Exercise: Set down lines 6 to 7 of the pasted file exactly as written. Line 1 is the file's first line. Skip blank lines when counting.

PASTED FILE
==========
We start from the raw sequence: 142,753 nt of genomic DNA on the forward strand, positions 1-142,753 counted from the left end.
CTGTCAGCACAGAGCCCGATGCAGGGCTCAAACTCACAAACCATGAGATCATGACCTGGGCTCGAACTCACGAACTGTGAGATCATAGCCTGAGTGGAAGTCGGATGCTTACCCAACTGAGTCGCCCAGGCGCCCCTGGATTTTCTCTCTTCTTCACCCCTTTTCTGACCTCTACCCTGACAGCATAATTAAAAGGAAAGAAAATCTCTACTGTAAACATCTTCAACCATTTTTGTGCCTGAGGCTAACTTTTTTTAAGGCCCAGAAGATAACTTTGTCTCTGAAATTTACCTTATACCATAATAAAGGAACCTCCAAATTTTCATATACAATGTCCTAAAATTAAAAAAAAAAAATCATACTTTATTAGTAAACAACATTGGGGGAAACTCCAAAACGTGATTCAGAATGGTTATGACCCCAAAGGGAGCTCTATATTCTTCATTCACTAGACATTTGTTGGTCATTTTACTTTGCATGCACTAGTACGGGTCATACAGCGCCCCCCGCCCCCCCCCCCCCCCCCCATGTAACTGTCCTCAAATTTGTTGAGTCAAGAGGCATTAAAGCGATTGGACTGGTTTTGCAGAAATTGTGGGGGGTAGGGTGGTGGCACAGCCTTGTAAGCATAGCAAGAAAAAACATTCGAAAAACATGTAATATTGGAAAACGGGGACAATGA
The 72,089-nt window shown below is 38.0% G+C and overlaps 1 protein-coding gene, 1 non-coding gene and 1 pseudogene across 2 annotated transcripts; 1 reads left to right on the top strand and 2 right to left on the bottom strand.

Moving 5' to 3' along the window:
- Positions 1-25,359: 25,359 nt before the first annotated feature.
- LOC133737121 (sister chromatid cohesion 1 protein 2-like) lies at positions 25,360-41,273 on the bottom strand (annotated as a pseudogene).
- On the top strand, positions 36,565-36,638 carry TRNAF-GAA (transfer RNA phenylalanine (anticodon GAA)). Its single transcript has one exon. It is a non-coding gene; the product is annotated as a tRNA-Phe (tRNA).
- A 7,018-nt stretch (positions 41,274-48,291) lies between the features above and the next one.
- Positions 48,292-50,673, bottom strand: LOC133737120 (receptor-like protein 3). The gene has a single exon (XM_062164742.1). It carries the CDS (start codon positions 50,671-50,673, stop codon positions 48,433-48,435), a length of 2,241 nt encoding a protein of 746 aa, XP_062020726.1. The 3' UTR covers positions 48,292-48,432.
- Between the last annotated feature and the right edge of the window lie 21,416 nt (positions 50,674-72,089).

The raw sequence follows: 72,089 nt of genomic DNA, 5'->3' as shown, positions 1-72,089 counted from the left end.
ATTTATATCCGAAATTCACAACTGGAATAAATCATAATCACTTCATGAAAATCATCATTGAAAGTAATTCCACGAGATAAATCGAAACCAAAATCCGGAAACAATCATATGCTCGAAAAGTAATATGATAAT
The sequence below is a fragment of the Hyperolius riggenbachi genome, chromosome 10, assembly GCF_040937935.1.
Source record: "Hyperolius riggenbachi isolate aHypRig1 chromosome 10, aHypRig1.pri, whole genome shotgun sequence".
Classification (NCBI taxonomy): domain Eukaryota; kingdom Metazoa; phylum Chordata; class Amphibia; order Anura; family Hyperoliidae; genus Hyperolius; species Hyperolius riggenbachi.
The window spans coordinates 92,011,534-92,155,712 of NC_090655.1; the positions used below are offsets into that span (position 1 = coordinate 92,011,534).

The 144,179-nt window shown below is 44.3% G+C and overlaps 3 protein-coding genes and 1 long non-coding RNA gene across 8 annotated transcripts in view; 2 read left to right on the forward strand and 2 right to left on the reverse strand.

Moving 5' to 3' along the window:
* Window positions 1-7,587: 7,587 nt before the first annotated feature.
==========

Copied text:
- LOC133737121 (sister chromatid cohesion 1 protein 2-like) lies at positions 25,360-41,273 on the bottom strand (annotated as a pseudogene).
- On the top strand, positions 36,565-36,638 carry TRNAF-GAA (transfer RNA phenylalanine (anticodon GAA)). Its single transcript has one exon. It is a non-coding gene; the product is annotated as a tRNA-Phe (tRNA).